1. Solutions of ethylhydrocupreine (optochin) hydrochloride show a pronounced bactericidal activity for pneumococci in pleural pus.
2. The highest tolerated dose of ethylhydrocupreine hydrochloride for guinea pigs by intrapleural injection is about 0.2 to 0.3 cc. of a 1:100 solution per 100 gm. of weight, corresponding to 2 to 3 cc. of solution or 0.02 to 0.03 gm. of the drug per kilo of weight.
3. The injection of 1 cc. of a 1:500 solution of ethylhydrocupreine hydrochloride into each pleural cavity of a guinea pig weighing from 350 to 500 gm. produces no evidences of toxicity or irritation of the pleura.
4. The injection of 1 cc. of a 24 hour dextrose blood broth culture of virulent Type I pneumococci into the right pleural cavity of guinea pigs produces acute suppurative pleuritis on both sides associated with suppurative pericarditis, which generally terminates fatally within 72 hours with pneumococcus bacteremia.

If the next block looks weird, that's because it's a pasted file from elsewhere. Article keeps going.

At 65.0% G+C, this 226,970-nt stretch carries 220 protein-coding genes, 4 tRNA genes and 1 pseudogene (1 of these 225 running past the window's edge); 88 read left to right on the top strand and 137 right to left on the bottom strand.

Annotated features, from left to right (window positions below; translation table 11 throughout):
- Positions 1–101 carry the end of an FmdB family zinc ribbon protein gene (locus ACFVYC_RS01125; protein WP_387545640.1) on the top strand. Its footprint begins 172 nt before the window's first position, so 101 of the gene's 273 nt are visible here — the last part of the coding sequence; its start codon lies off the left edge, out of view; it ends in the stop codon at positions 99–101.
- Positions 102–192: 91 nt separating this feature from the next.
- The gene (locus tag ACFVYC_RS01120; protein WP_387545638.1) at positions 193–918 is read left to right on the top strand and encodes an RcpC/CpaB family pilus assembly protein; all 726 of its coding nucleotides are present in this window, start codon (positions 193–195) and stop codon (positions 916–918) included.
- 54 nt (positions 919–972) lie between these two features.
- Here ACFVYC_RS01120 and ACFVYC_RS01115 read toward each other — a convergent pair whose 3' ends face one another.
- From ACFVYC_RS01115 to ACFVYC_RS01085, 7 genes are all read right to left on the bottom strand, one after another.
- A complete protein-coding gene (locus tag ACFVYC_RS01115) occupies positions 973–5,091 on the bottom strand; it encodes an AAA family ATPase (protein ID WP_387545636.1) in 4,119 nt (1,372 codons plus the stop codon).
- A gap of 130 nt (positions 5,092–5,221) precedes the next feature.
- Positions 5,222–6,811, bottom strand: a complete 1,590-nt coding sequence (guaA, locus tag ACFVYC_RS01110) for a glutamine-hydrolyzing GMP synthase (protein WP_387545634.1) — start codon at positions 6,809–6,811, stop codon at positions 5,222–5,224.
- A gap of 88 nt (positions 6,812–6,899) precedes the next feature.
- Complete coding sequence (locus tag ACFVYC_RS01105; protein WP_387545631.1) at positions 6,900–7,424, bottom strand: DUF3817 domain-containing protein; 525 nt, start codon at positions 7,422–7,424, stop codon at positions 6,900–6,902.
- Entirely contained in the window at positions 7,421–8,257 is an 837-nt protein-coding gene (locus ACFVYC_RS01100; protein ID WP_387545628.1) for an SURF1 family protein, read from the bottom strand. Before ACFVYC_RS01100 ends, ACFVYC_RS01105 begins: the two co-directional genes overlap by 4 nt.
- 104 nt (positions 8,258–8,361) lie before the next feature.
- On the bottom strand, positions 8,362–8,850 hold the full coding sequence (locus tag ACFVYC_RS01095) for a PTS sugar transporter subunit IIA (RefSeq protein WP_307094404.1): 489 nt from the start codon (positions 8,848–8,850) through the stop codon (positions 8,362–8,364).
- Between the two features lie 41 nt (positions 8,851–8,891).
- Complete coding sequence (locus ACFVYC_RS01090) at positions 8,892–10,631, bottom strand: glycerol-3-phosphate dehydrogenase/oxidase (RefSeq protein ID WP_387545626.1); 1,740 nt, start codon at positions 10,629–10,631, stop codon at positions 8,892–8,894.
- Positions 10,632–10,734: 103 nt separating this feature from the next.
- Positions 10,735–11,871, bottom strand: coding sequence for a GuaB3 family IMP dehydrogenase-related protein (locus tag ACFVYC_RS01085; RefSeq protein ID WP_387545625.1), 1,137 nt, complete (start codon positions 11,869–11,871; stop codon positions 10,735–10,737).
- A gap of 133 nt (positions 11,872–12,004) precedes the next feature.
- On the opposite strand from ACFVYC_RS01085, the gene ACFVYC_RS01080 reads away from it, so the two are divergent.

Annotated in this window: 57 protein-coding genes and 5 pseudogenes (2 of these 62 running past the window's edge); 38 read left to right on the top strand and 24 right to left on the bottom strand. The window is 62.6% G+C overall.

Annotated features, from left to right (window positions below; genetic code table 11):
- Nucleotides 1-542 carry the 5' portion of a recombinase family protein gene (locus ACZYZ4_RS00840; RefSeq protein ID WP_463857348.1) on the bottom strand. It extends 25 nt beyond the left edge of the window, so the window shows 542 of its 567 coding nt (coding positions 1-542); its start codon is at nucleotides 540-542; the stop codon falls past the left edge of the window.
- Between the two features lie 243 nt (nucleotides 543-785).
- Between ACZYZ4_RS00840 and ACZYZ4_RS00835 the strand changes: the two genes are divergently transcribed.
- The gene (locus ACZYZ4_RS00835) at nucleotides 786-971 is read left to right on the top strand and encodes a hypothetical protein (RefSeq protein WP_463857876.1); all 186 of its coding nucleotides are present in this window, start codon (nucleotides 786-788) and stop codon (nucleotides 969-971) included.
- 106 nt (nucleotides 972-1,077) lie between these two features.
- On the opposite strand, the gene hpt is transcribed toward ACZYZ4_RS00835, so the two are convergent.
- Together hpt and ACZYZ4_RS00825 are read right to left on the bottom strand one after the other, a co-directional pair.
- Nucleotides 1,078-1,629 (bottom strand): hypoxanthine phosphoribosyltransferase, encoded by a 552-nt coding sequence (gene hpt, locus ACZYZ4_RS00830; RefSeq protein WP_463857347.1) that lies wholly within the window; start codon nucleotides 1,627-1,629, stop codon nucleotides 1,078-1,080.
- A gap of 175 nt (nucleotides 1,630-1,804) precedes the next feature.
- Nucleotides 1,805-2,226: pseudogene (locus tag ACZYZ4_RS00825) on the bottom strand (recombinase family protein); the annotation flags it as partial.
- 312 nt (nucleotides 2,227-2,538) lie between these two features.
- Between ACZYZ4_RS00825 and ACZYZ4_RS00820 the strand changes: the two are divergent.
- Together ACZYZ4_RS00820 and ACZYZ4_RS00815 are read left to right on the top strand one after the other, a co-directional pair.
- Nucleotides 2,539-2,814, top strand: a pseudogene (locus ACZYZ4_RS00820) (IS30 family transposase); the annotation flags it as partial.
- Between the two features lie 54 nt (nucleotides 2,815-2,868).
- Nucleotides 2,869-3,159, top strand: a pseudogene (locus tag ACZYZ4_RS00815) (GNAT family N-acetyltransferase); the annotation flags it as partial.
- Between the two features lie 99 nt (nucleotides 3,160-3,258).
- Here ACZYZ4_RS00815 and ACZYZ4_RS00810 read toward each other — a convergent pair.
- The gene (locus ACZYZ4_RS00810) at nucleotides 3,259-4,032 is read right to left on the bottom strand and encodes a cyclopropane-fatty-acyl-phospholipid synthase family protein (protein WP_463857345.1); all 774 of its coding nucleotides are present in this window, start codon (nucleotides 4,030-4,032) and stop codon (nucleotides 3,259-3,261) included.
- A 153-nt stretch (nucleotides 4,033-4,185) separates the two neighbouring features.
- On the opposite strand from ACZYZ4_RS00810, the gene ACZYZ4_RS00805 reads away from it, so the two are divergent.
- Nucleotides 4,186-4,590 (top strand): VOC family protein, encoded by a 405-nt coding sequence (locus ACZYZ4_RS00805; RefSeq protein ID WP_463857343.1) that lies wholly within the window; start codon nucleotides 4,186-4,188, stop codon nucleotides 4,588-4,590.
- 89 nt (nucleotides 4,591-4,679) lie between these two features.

5. The injection of 1 cc. of 1:500 solutions of ethlylhydrocupreine hydrochloride into each pleural cavity of guinea pigs at varying intervals up to 24 hours after pleural infection has usually shown a marked curative influence. Similar results were observed with dogs.
6. The intrapleural injection of mixtures of ethylhydrocupreine, sodium oleate, and boric acid (Lamar) has also shown a decided curative effect in acute suppurative pneumococcus pleuritis of guinea pigs.
7. These and similar experiments on pneumococcus meningitis suggest that in chemotherapeutic investigations certain drugs may be injected into serous cavities in amounts exerting distinct bactericidal activity in vivo without producing local irritation or general toxic effects.